In addition, computer system 200 typically includes a plurality of peripheral components that facilitate communication. These peripheral components are connected to a plurality of controllers, adapters, and expansion slots, such as an input / output (I / O) interface 226, which are coupled to one of the multi-level bus 222. For example, the input device 224 can include, for example, a microphone, keyboard, mouse, or other input peripheral device that is communicatively enabled on the bus 222 via an input / output interface 226 that controls input. In addition, the output device 220 that can be used communicatively on the bus 222 via the input / output interface 226 to control output, for example, can include, for example, one or more graphic display devices. Other output interfaces such as an audio output interface can also be included. In alternative embodiments of the present invention, additional input and output peripheral components may be added.

  Those skilled in the art will appreciate that the hardware illustrated in FIG. 2 can vary. Further, those skilled in the art will appreciate that the illustrated example is not an architectural limitation for the present invention.

  Referring now to FIG. 3, this block diagram illustrates a voice mail system for filtering out unwanted voice mail. As illustrated, VoIP voice mail system 300 includes multiple components and data systems, but it is understood that voice mail system 300 can include additional or alternative components and data systems. Will. In addition, it will be appreciated that the components of the voice mail system 300 can be distributed across one or more computer systems, and the voice mail system 300 can be shared by multiple users.

  First, the voice mail system 300 includes a voice mail item database 302. As voice mail messages are recorded, a new entry is created in the database 302 for each voice mail message. Arrival time, caller identification for the sending telephone system, and other information can be included in the database 302 along with a new entry for each voice mail message, which is also referred to as a voice mailbox. Can do. In addition, additional information regarding each voice mail message can be added to an entry in database 302 upon arrival, during playback, or at any other time period. When voice mail system 300 answers the call, voice mail system 300 activates an interactive voice response device or other prompting system, leaving a message recorded and stored in voice mail item database 302. It will be understood that the caller can be prompted. In addition, if the voice mail system 300 is shared among multiple users, the voice mail item database 302 may be left individually for each user, as illustrated with respect to FIG. It will be understood that a plurality of physical or logical devices can be included with individual devices for storage of the same.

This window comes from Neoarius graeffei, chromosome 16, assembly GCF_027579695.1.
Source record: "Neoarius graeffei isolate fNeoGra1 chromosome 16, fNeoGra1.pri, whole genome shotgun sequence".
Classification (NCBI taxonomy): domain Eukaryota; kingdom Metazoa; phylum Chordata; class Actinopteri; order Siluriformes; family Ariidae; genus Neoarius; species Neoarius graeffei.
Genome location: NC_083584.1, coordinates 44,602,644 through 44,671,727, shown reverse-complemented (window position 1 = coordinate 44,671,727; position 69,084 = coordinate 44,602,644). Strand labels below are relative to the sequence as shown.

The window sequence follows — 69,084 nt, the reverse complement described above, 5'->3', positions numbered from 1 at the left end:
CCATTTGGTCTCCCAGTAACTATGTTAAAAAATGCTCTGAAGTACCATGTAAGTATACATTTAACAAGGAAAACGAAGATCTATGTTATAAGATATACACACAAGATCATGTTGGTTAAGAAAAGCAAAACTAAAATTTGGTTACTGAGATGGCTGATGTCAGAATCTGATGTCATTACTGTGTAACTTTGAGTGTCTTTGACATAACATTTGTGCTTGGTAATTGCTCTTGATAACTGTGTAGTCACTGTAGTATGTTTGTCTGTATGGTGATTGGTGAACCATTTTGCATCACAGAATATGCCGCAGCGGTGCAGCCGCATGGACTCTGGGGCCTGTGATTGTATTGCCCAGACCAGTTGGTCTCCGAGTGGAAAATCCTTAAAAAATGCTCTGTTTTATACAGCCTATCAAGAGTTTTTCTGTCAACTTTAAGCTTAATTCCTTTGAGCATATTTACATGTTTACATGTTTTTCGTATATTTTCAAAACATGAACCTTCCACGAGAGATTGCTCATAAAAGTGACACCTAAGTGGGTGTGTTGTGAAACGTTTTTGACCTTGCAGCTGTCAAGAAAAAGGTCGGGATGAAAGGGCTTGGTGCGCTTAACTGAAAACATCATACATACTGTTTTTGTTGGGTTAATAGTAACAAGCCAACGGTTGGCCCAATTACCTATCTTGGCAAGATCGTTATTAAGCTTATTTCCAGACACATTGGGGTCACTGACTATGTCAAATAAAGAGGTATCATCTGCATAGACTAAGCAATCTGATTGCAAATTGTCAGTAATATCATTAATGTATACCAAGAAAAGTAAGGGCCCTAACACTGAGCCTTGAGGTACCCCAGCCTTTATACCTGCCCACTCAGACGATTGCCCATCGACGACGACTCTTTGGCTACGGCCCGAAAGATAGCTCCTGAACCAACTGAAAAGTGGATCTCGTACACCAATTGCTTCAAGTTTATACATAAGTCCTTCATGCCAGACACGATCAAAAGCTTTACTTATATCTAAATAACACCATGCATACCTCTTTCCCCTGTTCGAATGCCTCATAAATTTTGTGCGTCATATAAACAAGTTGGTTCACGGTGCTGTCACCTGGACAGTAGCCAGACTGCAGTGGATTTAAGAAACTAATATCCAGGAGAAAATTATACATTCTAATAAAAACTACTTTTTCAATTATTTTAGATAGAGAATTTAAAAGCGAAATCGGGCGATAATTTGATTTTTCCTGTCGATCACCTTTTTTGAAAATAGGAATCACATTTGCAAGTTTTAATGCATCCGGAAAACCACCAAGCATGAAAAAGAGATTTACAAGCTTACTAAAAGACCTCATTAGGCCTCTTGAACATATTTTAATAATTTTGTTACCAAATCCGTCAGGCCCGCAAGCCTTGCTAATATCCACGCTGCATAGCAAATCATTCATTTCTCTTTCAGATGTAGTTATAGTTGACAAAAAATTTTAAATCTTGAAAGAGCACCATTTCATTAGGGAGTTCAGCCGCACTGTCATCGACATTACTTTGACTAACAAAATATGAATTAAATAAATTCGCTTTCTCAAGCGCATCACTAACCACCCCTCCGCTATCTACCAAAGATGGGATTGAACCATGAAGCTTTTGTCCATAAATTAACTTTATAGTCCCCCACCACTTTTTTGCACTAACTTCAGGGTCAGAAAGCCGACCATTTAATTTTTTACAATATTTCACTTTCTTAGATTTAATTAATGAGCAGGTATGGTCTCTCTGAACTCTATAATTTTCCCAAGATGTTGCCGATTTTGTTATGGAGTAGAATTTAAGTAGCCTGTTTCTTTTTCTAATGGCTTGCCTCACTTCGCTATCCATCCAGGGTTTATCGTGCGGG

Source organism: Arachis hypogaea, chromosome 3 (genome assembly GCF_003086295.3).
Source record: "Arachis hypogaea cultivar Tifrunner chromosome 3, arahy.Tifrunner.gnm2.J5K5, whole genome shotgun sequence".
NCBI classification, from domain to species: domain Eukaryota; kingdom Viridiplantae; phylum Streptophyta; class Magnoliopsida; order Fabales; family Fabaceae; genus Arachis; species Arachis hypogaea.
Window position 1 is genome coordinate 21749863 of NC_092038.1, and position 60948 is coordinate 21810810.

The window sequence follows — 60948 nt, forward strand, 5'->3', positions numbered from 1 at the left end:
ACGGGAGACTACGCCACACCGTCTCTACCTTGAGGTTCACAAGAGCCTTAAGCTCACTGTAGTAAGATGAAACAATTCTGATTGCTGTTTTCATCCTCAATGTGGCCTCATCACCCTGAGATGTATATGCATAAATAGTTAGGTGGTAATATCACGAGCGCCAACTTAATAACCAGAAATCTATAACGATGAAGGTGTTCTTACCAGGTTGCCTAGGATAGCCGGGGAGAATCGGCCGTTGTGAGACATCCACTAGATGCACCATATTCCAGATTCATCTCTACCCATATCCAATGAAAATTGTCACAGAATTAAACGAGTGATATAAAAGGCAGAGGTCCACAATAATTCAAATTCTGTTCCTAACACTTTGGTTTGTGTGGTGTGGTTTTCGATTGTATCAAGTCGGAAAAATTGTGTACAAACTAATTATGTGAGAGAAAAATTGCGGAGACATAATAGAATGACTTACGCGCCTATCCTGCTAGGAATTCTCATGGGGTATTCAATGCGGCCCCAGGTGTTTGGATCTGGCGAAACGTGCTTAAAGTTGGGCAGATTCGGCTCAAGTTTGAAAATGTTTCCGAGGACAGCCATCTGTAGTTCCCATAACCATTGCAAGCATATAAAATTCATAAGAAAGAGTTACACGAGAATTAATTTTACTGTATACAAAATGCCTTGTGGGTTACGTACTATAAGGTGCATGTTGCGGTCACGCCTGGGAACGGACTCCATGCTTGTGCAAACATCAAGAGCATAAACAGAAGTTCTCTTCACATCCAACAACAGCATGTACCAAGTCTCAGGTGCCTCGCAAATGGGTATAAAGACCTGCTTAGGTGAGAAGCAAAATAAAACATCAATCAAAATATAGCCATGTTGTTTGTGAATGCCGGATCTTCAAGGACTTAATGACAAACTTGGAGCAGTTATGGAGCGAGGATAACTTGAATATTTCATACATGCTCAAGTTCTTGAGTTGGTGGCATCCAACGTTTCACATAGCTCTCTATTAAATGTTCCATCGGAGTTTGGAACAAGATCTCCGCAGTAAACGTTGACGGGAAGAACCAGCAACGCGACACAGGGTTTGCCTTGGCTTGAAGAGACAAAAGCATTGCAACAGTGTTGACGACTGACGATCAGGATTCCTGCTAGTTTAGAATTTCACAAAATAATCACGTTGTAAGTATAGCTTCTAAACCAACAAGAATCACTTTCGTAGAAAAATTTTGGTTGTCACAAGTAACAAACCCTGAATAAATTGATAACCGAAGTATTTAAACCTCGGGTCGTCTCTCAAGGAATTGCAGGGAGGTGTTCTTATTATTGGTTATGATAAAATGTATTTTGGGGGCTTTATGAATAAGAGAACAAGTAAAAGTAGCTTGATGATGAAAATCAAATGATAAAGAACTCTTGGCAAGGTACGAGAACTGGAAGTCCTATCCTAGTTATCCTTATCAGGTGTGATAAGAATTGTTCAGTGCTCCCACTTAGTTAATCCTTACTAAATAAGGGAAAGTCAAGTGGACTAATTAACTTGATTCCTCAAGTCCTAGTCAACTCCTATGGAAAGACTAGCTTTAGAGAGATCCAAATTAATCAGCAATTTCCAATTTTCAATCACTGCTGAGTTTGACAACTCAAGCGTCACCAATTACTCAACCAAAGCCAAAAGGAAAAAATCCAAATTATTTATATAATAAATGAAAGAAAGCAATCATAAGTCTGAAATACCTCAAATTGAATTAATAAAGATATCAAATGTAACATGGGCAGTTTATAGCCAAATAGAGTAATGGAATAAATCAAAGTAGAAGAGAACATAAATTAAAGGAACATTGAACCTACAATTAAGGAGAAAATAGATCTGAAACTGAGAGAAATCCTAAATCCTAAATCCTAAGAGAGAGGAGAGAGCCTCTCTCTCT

The playback controller 304 controls the playback of voice mail message items in the database 302. The playback controller 304 also facilitates a user selection interface that allows the user to select options for playback of messages stored in the voice mail item database 302.

  The filtering controller 306 filters voice mail items in the voice mail system 300. In one example, the filtering controller 306 includes a voice mail message being played in the database 302 before being stored in the database 302, waiting for playback in the database 302, or during playback of the voice mail message by the playback controller 304. Voice mail items can be filtered at these various non-limiting times. In one embodiment, the filtering controller 306 filters voice email items by both sender ID and content. In other embodiments, the filtering controller 306 can filter voice email items by sender ID or content only. It will be appreciated that in addition to the sender's ID and content, the filtering controller 306 can filter voice mail items according to other filtering parameters.

  In one example of content-based filtering, the filtering controller 306 filters voice mail items according to a Bayes score. In particular, the Bayes scoring controller 312 analyzes and calculates a Bayes score for each voice mail item. In calculating the Bayes score, the Bayes scoring controller 312 calculates the probability that the voice mail message is an unwanted voice mail. In general, the Bayesian score is calculated based on the assumption that a particular word has a certain probability of appearing in either unwanted or necessary mail. For example, a user who encounters a voice mail message that contains the name of a particular product that is not preferred by the user will mark the voice mail message as unwanted voice mail, It is rare to mark the voice mail message as a thing, so the name of that particular product will be more likely to appear in unwanted voice mail.